The party is also controversial in Saxony-Anhalt itself. In state capital Magdeburg, posters showing local candidate Hagen Kohl have been defaced with Hitler moustaches and the words “Never again”.

For wine merchant Jan Buhmann, 57, victory for the far-right party would be a “disaster”.

“The pandemic has shown that we need new ideas. We need young people, we need dynamism in the state. For me, the AfD does not stand for that,” he said.

Yet the AfD’s core supporters have largely remained unwavering in the former East German states.

For pensioner Hans-Joachim Peters, 73, the AfD is “the only party that actually tells it like it is”.

Politicians should “think less about Europe and more about Germany”, he told AFP in Magdeburg. AfD campaigners there were handing out flyers calling for “resistance” and “an end to all anti-constitutional restrictions on our liberties”.

Political scientist Hajo Funke of Berlin’s Free University puts the AfD’s core strength in eastern Germany down to “social deprivation and frustration” resulting from problems with reunification.

The party’s latest anti-corona restrictions stance has also helped it play up its anti-establishment credentials, adding some voters to its core base, he said.

Other east German states in which the AfD has a stronghold, such as Saxony and Thuringia, continue to have the highest 7-day incidences per 100,000 residents in the country. Saxony-Anhalt’s 7-day incidence, however, currently is below the national average (31.3) as of Wednesday June 3rd.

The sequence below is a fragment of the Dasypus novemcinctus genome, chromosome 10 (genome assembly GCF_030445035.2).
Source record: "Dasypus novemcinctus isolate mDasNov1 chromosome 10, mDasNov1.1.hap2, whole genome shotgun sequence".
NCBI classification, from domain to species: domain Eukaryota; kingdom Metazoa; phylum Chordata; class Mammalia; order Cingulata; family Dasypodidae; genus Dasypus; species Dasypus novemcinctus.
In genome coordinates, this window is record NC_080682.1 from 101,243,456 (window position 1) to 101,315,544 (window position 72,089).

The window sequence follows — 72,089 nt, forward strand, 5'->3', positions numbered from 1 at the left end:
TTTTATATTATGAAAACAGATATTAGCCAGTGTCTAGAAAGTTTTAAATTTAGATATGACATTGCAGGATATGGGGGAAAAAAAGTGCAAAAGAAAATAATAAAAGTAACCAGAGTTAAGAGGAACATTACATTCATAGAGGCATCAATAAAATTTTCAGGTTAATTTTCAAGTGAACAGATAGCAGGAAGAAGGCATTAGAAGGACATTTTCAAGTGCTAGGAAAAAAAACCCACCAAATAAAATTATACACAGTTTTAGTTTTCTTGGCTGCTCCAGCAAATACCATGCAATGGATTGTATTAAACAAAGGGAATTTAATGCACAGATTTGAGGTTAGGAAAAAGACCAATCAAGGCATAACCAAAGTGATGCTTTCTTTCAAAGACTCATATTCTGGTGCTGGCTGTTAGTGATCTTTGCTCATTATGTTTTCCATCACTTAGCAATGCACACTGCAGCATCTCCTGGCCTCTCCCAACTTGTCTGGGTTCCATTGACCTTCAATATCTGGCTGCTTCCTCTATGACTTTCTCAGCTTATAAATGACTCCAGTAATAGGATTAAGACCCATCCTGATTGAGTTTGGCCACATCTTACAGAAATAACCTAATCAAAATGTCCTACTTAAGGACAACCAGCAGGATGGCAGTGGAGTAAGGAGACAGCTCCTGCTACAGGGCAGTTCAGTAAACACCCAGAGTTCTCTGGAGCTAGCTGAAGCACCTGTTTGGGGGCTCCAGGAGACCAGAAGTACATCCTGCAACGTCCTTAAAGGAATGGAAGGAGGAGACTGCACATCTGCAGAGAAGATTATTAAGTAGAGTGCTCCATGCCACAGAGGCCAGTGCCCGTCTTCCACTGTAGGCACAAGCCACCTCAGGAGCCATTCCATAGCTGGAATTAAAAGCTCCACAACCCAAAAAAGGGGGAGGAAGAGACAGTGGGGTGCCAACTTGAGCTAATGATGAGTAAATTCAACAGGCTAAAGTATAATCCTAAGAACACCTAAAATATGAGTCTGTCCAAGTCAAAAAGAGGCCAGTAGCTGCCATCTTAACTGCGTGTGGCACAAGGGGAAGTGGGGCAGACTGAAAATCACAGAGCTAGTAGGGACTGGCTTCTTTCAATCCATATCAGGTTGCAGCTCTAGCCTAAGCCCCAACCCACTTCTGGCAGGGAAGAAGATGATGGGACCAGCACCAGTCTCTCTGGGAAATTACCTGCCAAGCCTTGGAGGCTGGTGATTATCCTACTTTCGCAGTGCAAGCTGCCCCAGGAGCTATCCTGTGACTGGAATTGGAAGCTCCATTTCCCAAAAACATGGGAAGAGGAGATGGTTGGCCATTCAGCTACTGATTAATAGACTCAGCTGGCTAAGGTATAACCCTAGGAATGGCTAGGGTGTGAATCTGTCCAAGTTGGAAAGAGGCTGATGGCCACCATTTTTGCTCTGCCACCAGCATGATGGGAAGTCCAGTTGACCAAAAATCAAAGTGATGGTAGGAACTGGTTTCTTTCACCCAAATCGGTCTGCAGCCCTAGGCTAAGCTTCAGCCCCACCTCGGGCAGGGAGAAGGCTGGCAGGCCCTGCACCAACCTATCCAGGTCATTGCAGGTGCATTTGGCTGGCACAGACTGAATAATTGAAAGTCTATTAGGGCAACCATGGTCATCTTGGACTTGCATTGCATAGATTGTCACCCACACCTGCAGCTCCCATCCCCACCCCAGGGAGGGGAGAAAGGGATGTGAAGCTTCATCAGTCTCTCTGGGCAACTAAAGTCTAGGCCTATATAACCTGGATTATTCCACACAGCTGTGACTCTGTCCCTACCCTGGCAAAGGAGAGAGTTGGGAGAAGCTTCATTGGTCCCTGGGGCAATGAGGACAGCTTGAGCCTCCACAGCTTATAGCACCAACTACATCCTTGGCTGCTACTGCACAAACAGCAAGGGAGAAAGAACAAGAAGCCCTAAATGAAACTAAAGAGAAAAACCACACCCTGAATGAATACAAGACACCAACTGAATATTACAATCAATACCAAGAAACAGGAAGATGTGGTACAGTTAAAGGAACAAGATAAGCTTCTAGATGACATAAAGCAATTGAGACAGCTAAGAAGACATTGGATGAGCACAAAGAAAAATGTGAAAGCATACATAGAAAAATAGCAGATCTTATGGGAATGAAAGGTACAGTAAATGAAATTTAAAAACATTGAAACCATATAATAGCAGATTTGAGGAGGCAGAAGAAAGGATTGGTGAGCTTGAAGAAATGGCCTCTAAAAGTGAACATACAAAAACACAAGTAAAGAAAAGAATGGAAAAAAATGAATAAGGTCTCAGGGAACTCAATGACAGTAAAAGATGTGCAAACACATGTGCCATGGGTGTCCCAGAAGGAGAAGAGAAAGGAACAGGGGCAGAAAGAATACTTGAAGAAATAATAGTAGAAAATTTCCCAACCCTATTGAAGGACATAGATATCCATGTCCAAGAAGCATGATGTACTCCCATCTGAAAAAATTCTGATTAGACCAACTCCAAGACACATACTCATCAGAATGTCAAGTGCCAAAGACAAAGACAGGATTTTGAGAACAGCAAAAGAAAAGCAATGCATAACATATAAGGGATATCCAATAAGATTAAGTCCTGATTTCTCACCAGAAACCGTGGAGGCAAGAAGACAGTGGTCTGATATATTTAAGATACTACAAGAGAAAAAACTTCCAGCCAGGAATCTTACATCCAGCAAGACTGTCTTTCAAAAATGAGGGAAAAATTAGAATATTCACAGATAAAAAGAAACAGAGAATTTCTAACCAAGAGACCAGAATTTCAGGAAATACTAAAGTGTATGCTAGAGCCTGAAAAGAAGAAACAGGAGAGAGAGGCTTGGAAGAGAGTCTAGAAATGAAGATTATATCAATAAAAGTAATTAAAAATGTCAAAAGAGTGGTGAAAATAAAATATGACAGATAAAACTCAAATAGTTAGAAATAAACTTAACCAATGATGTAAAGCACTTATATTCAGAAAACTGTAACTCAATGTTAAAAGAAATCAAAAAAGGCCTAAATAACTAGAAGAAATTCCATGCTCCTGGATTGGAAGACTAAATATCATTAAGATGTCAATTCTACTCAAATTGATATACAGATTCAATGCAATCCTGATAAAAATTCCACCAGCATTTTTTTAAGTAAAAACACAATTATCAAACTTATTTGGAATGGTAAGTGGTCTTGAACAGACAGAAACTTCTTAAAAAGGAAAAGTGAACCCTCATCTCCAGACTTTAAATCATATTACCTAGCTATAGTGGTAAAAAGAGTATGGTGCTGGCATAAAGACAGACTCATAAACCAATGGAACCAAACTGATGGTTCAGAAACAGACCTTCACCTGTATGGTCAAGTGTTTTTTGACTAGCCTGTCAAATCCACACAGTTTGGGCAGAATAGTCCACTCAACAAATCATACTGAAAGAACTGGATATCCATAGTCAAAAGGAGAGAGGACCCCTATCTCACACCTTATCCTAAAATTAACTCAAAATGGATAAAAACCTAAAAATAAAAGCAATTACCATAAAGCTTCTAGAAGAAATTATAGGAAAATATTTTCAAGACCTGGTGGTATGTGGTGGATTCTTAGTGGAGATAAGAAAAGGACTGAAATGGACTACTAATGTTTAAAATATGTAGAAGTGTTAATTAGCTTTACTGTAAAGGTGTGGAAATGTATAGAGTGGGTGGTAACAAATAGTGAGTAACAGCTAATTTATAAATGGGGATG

READ ALSO: Why are coronavirus figures so high in German regions with far-right leanings?

Hijab snub

Funke predicted the AfD would attract broadly the same voters in
Saxony-Anhalt as it did in 2016, when it won 24 percent of the vote.

“Some have dropped off because the party is too radical, some radicals who didn’t vote are now voting and some of those who are anti-corona are also voting for the AfD,” he said.

The Sachsen-Anhalt-Monitor 2020 report, commissioned by the local government, found that the main concern for voters in the region was the economic fallout from the pandemic. But the AfD’s core selling point — immigration and refugees — was number two on their list.

According to AfD candidate Kirchner, many people in Saxony-Anhalt still view the influx of refugees to Germany “very critically”.

“And I think they are right,” he said at a campaign stand in Magdeburg decked in the AfD’s signature blue. “Who is going to rebuild Syria? Who is going to do that if everyone comes here?”

When a young woman wearing a hijab walked past the stand, no one attempted to hand her a flyer.

By Femke Colborne